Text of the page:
Cold Injuries at a Glance
- Skin is important for maintaining core body temperature within a narrow physiologic range.
- Cold weather, wind, humidity, dampness, and altitude combine to inflict skin damage.
- Nonfreezing and freezing conditions can both produce cold injuries.
- Frostbite occurs after exposure to intensely cold air, liquids, or metals. Several degrees of frostbite are recognized.
- Winter xerosis and acrocyanosis are common consequences of prolonged exposure to cold.
- Erythrocyanosis tends to occur over skin areas with thick adipose tissue, whereas chilblain is more frequently seen in lean persons.
- Cold urticaria is rare and occurs at the sites of localized cooling.
- Primary erythromelalgia is a rare neuropathic disorder to which there is a genetic predisposition.
The human capacity for physiologic adaptation to cold is minimal. This deficiency may cause problems, because seasonal changes in the outdoor environment are quite prominent, even in the temperate zones of the world. In this context, skin is important in thermoregulation, and cutaneous blood flow and the resulting skin temperature may vary widely to help preserve the core body temperature.1–3 Physiologic, behavioral, and environmental factors modulate skin responses to cold exposure.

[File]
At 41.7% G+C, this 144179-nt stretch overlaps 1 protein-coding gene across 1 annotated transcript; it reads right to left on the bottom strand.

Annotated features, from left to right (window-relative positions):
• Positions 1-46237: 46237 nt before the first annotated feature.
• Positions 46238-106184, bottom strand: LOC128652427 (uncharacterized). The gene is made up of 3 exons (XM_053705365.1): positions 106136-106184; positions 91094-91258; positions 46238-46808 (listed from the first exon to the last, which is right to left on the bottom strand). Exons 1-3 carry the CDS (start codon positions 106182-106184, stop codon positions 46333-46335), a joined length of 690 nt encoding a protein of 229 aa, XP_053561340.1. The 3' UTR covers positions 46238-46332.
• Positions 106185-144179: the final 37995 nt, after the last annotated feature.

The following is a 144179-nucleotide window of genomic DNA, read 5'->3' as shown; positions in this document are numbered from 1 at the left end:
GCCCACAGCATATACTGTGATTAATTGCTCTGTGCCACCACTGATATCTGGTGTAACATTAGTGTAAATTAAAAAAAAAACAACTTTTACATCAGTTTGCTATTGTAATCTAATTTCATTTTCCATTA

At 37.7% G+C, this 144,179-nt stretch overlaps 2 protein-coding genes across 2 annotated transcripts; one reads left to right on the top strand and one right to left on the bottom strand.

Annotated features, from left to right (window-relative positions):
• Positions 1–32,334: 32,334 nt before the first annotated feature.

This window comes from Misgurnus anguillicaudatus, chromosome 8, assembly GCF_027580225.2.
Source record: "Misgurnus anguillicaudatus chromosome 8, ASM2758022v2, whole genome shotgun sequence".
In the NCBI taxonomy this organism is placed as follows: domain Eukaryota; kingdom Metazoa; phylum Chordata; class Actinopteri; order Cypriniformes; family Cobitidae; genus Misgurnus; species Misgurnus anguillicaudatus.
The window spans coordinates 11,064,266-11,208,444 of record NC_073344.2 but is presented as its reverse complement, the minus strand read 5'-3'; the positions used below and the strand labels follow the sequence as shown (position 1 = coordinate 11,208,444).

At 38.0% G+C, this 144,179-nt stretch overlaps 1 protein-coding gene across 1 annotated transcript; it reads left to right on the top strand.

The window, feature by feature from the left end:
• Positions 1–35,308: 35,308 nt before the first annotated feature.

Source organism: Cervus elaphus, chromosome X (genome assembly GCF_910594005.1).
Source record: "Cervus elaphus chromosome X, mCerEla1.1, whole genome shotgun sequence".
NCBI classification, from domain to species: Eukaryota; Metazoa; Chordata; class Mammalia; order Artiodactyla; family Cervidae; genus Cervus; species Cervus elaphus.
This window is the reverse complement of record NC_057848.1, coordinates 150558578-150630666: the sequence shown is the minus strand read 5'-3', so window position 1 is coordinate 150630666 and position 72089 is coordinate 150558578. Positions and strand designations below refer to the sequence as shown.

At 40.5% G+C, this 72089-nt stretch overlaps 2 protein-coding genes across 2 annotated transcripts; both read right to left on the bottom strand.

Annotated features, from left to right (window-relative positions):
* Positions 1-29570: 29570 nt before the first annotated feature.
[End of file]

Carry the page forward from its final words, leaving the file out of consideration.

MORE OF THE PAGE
Core body temperature is maintained within a narrow range by thermoregulatory mechanisms that rely largely on control of the cutaneous blood flow. Arteriovenous anastomoses are abundant in acral areas, and they regulate the volume of blood that passes through the skin. When the skin is cooled, there is usually an immediate acute reduction in the amount of blood that flows to the surface. These events alter skin temperature, heat loss, and color. Skin reactivity and the anatomic pattern of blood supply differ in the skin of newborns, adults, and older people. For instance, a reticulate appearance of cooled skin is a common finding in young infants (Fig. 94-1).
Reticulate appearance of cooled skin in the newborn due to the anatomic pattern of the blood supply and factors influencing flow such as arteriolar vasoconstriction and the increased viscosity of cooled blood.
The parallel arrangement of large arteries and veins in the limbs allows countercurrent exchange of heat. Vasoconstriction due to cold results in shunting of blood from the superficial to the deep venous system, and heat is transferred from arteries to veins. Thus, the blood going to the acral part of the limbs is precooled, and less heat is lost to the environment. With such thermoregulation, the body can maintain a constant core temperature of approximately 37°C (98.6°F) over a range of external temperatures between 15°C and 54°C (59°F and 129.2°F).
Normally, the skin is to some extent adapted to a cooler environment than the 37°C (98.6°F) of internal organs. Given the presence of many cold-adapted enzymes, the skin may even function more effectively when slightly cooled. In the case of adipose tissue, mild long-term exposure ...